Does Kate's dress look familiar? The Duchess wore the Emilia Wickstead 'Kate' dress in navy.
Kate owns the piece in lavender and debuted it during an official visit to Germany. She brought it back last autumn for the Global Ministerial Health Summit.
It became so popular, the designer released it in three colours, aptly named 'Kate'. The £1,420 piece is described as "Emilia Wickstead's wool-crepe Kate dress is an elegantly versatile choice for the social season. It's tailored in the UK with a flattering boat neckline and long darts throughout the front and back of the bodice, then lined with black crepe to ensure a smooth fit." Kate added a belt by the designer to complete her look today.
Kate carried her limited edition ‘Blue Heart’ clutch in black croc. It is described as "a beautiful collaboration between Aspinal of London and Beulah using Beulah’s iconic blue heart print on the interior lining. The Blue Heart clutch is a grown up classic with a timelessly elegant silhouette that works effortlessly and includes Aspinal of London’s distinctive signature shield lock clasp. The intricate metal chain is in a gold finish and adds to the functionality allowing the clutch to be held in the hand or elegantly draped over the shoulder.
Jimmy Choo Romy 85 Patent Leather pumps. They are available in multiple colours for $850 at Net-A-Porter.
And accessorised with her sapphire and diamond earrings.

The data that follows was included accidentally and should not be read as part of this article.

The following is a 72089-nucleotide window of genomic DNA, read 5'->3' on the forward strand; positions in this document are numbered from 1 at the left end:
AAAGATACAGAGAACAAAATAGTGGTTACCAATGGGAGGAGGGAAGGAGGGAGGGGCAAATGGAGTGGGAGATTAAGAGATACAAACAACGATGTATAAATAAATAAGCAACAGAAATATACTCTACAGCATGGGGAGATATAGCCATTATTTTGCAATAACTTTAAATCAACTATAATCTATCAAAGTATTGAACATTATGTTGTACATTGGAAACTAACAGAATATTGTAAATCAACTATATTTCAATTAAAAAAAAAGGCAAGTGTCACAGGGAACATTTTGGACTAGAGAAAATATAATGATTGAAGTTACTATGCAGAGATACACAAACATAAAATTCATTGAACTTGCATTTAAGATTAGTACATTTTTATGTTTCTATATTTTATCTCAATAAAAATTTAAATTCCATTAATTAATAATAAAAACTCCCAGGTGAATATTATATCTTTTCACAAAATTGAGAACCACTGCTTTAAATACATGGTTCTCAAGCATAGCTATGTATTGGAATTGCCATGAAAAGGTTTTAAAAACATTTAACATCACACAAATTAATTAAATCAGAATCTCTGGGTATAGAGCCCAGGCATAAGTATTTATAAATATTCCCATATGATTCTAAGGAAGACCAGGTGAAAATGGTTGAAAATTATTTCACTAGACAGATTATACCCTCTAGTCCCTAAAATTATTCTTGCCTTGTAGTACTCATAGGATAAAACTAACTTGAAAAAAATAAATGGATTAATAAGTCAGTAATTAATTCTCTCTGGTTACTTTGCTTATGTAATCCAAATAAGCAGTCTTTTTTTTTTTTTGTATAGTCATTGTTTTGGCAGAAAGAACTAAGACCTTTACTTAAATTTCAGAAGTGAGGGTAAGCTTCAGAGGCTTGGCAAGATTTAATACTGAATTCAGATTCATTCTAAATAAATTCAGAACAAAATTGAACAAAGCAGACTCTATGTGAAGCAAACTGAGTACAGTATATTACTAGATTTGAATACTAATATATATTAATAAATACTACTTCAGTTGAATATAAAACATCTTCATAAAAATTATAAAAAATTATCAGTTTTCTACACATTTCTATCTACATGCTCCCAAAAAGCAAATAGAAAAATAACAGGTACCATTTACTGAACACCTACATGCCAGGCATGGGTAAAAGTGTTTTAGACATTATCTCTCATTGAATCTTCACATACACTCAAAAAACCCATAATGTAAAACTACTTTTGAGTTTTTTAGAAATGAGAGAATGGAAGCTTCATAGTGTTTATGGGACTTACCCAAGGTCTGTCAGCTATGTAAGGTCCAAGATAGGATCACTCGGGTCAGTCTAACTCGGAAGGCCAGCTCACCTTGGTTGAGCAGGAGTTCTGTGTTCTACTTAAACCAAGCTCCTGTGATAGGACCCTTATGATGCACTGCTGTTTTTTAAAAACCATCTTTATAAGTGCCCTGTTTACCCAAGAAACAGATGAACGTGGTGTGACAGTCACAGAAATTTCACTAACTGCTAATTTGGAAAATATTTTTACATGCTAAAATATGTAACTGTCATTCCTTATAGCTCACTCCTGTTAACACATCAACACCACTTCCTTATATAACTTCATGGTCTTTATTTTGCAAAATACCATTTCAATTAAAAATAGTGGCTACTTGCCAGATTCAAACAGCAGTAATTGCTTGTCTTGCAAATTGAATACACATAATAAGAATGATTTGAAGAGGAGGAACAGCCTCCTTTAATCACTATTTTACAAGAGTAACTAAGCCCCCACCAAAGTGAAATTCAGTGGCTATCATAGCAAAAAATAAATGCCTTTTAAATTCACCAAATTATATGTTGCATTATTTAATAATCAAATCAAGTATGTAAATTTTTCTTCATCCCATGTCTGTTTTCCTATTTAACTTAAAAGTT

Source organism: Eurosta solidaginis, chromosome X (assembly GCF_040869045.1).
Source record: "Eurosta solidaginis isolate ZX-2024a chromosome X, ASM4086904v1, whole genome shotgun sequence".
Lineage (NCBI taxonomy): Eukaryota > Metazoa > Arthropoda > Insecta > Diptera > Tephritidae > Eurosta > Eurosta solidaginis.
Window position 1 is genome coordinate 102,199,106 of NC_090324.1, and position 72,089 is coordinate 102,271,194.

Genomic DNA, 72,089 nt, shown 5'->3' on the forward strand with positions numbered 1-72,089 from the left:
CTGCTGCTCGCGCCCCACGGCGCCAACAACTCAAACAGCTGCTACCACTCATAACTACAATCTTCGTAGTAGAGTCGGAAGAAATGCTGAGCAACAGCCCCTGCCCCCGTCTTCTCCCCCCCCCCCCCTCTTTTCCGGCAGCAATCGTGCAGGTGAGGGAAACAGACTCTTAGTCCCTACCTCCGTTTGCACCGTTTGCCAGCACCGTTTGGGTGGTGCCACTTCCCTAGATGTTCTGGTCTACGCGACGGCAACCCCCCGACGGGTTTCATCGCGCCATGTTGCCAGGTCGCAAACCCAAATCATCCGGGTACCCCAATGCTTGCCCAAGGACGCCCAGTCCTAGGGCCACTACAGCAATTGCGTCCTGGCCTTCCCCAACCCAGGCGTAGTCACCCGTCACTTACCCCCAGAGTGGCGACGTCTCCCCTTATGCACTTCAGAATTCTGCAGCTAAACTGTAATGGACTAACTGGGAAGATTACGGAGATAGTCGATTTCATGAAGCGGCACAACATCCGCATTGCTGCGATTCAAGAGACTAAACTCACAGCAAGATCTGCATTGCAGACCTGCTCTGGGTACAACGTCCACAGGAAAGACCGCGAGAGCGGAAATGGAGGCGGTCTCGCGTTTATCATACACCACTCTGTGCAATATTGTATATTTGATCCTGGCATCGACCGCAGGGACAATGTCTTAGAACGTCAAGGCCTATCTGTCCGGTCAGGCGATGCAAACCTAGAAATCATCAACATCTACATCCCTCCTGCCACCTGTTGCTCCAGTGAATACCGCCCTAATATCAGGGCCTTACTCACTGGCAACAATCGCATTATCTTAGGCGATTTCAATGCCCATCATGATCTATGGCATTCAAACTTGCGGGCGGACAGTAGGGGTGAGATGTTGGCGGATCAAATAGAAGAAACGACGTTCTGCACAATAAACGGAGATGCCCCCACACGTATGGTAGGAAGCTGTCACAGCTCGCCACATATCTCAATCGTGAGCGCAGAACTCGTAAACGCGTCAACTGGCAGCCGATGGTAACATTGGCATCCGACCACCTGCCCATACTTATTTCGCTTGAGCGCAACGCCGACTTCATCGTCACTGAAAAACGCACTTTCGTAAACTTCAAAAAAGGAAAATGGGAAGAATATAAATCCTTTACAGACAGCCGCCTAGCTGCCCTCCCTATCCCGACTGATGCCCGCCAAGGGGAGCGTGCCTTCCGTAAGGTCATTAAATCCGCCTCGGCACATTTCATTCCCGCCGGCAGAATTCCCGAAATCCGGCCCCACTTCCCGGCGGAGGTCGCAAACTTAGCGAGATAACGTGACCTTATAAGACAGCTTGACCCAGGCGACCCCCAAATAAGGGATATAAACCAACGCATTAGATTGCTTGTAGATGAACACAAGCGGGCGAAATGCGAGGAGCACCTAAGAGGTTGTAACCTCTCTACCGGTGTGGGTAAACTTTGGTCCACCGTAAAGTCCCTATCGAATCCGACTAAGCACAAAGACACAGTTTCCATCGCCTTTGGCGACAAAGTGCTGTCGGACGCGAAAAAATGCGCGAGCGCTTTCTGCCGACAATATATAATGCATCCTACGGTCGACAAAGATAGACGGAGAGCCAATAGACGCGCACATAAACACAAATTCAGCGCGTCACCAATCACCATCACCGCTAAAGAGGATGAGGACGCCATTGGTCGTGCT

Coincidentally, a reader messaged me earlier this week to suggest the Women of the First World War brooch from the poppy collection as an ideal choice for Kate to wear this week. The Duchess obviously had the same thought and chose the special £30 piece today. It is still in stock at the Poppy Shop.
The Duchess has several engagements coming up including two events for Remembrance week.
9 November - The Duke and Duchess of Cambridge will join members of the royal family for the annual Festival of Remembrance at the Royal Albert Hall.
10 November - Remembrance Sunday
15 November - The Duchess of Cambridge, Royal Patron of East Anglia’s Children’s Hospices, will visit the charity’s new hospice ‘The Nook’ on Friday 15th November to meet children and families being supported by EACH, tour the hospice, and unveil a plaque to officially open the building.
18 November - The Duke and Duchess of Cambridge will attend the Royal Variety Performance at the Palladium Theatre, London, held in aid of the Royal Variety Charity.
I'll see you Saturday evening for the Festival of Remembrance. It begins at 7 pm. It's always a beautifully organised and moving night.